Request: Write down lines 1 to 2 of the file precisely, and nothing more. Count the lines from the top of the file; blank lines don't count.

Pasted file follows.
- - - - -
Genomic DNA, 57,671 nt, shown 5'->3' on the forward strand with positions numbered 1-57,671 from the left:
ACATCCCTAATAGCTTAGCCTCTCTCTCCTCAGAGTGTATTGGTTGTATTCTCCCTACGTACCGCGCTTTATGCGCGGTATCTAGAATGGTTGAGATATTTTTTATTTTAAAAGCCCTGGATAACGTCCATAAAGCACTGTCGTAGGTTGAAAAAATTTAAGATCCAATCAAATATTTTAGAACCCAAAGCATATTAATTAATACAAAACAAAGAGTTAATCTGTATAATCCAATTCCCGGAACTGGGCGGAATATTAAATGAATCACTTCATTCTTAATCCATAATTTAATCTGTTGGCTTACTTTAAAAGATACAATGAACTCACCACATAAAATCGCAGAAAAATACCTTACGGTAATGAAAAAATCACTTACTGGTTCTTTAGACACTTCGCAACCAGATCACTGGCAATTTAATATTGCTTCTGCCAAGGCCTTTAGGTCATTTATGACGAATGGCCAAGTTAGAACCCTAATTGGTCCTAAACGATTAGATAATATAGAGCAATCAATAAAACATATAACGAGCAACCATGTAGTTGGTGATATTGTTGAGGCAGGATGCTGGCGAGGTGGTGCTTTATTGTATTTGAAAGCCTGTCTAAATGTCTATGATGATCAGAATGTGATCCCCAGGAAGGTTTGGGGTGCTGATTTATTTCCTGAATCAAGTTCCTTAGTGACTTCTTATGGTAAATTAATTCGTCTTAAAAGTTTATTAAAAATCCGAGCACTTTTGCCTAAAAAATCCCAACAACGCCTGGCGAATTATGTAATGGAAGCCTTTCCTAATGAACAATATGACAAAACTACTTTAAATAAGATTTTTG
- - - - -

Genomic DNA, 57,671 nt, shown 5'->3' on the forward strand with positions numbered 1-57,671 from the left:
ACATCCCTAATAGCTTAGCCTCTCTCTCCTCAGAGTGTATTGGTTGTATTCTCCCTACGTACCGCGCTTTATGCGCGGTATCTAGAATGGTTGAGATATTTTTTATTTTAAAAGCCCTGGATAACGTCCATAAAGCACTGTCGTAGGTTGAAAAAATTTAAGATCCAATCAAATATTTTAGAACCCAAAGCATATTAATTAATACAAAACAAAGAGTTAATCTGTATAATCCAATTCCCGGAACTGGGCGGAATATTAAATGAATCACTTCATTCTTAATCCATAATTTAATCTGTTGGCTTACTTTAAAAGATACAATGAACTCACCACATAAAATCGCAGAAAAATACCTTACGGTAATGAAAAAATCACTTACTGGTTCTTTAGACACTTCGCAACCAGATCACTGGCAATTTAATATTGCTTCTGCCAAGGCCTTTAGGTCATTTATGACGAATGGCCAAGTTAGAACCCTAATTGGTCCTAAACGATTAGATAATATAGAGCAATCAATAAAACATATAACGAGCAACCATGTAGTTGGTGATATTGTTGAGGCAGGATGCTGGCGAGGTGGTGCTTTATTGTATTTGAAAGCCTGTCTAAATGTCTATGATGATCAGAATGTGATCCCCAGGAAGGTTTGGGGTGCTGATTTATTTCCTGAATCAAGTTCCTTAGTGACTTCTTATGGTAAATTAATTCGTCTTAAAAGTTTATTAAAAATCCGAGCACTTTTGCCTAAAAAATCCCAACAACGCCTGGCGAATTATGTAATGGAAGCCTTTCCTAATGAACAATATGACAAAACTACTTTAAATAAGATTTTTG